Looking Beyond the Transplant: The Effects of Heart Transplant on Patient Education and Risk Behaviour
CPS ePoster Library. Aujnarain A. Jun 1, 2017; 176566; 5
Dr. Amiirah Aujnarain
Dr. Amiirah Aujnarain
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Abstract
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Background: We suspected that adolescent heart transplant patients had a different profile of risk behaviours and educational functioning than the general population. To plan for appropriate clinical support for them, we need to move beyond suspicion to actual data. This information will provide insight into the lives of heart transplant adolescents and contribute to a plan for appropriate care.

Objectives: To plan for appropriate clinical supports for adolescents who have undergone heart transplants based on their psychosocial needs.

Methods: A chart review was conducted on patients who had undergone a heart transplant and were born between 1983 and 2000. Data regarding educational supports and achievement along with psychosocial outcomes and factors including job status, mood, bullying and alcohol or drug use was collected. Prevalence measurements were calculated based on binary numbers assigned to yes and no answers. Unknown data was not included.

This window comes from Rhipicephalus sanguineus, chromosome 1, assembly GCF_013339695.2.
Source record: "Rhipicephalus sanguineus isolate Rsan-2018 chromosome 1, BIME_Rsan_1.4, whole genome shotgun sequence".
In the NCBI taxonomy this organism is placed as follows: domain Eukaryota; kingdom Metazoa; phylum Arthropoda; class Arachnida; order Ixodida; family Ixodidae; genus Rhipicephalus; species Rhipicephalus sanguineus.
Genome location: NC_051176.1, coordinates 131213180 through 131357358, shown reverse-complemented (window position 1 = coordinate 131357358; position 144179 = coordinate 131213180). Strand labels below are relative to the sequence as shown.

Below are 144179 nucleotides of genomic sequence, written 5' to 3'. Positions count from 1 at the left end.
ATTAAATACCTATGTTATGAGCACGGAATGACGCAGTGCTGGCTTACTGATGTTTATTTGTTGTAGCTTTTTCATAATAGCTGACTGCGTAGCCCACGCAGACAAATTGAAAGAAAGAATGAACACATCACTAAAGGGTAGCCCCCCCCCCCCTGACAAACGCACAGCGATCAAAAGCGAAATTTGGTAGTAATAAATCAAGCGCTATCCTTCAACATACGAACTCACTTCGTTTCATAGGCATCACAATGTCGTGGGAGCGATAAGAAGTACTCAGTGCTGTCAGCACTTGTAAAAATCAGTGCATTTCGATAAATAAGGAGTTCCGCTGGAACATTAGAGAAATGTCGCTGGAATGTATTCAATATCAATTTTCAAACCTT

Results: There were 70 patients who met our search criteria. Our data showed 44% of patients demonstrated academic/intellectual abilities below age expected levels. At least 25% had special educational needs (including intellectual or learning disability, or individualized educational plan), 17% were bullied and 34% had a mood rating of 5 out of 10 or lower. Examination of risk behaviours revealed that 30% of patients consumed alcohol below the legal drinking age, fewer than 20% had tried drugs, and 8% had smoked at least one cigarette.

Conclusion: Our study demonstrates that adolescents who underwent heart transplantation are at risk of being below age appropriate grade level at school. Furthermore, at least a quarter of the patients require special educational supports. This is a finding not discussed in the literature previously. The values for alcohol, drugs, cigarette use and are lower than provincial norms. Interventions to promote educational attainment, address mood and help adolescents cope with bullying should be given priority, while not ignoring risk behaviours even though they occur less frequently than in the general population.

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